I have a friend who was a church planter, volunteer police chaplain, and construction worker. He wore skater shoes, shorts, and politically incorrect T shirts to his church, but while on duty as the chaplain he wore the clerical collar. It was pretty amazing to see this big guy, with full sleeve tattoos, completely shaved head, and several facial piercings with the short sleeve black button up clerical shirt with the little white collar on it. I thought it was an amazing testimony, because anyone who spent more than two minutes with him would feel the love of Christ oozing out of every pore of his body!

grace and peace, jimmy

Glad to see another post on this topic, DP. I think for many young evangelicals, the WWJD bracelet served the same purpose in the 1990s. I (for some reason) still wear mine at all times, and it has served the function you described, to good effect.

Dude..maybe try wearing one for a week, see what happens? Then you can blog about your experience and give us some firsthand feedback. Hee heee!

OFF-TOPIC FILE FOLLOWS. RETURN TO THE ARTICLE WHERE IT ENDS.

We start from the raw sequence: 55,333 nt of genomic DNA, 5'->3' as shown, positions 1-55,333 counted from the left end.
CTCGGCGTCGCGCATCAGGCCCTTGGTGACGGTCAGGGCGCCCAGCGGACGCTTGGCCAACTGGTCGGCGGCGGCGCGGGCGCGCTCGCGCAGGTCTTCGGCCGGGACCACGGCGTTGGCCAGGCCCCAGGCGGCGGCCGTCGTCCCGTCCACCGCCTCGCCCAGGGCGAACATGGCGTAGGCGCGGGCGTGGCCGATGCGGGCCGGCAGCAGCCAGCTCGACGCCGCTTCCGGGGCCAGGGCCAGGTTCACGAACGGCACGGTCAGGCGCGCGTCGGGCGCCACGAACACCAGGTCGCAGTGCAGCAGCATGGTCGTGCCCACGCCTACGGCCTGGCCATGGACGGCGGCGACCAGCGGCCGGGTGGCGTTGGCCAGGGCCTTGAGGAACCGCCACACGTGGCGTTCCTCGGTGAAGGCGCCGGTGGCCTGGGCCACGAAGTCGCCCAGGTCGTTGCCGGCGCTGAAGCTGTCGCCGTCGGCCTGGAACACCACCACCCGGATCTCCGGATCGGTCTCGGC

What do you think gang?

When I preach on 10th July, it will be my first time wearing the collar -- I'll be sure to let you all know how that goes...but I think Matt's challenge is a good one -- what do you say Chris?

~ Keith

Having reread my comments, I have to clarify a little....lest anyone think they could always find me walking around Niagara Falls, NY in my cassock. Ideally that would be the case. But in reality, I work my job in the police Dept., wearing the uniform of that vocation, as well as wearing shorts and t-shirt when I coach little league.

It is a struggle, but feel convicted that I should keep the "exceptions" to a minimum. Usually when I do, its out of compassion to my wife and kids, who would like to "blend in" once and as a rule I don't wear "the garb" when I am on vacation....although I think it better to do so. (I never fail to get in spiritual conversations when people recognize me as a minister of some sort.

ONe further reason that I like the Cassock over the collar, is that it is easier to throw on "over the civvies." If I am working in the yard, but want to run out and make a quick visit on "Mrs. Mokhiber," its a lot easier then putting on black pants and shirt and collar....

But my priest observed the other day, that I seem to be less of a traditionalist in hot weather!!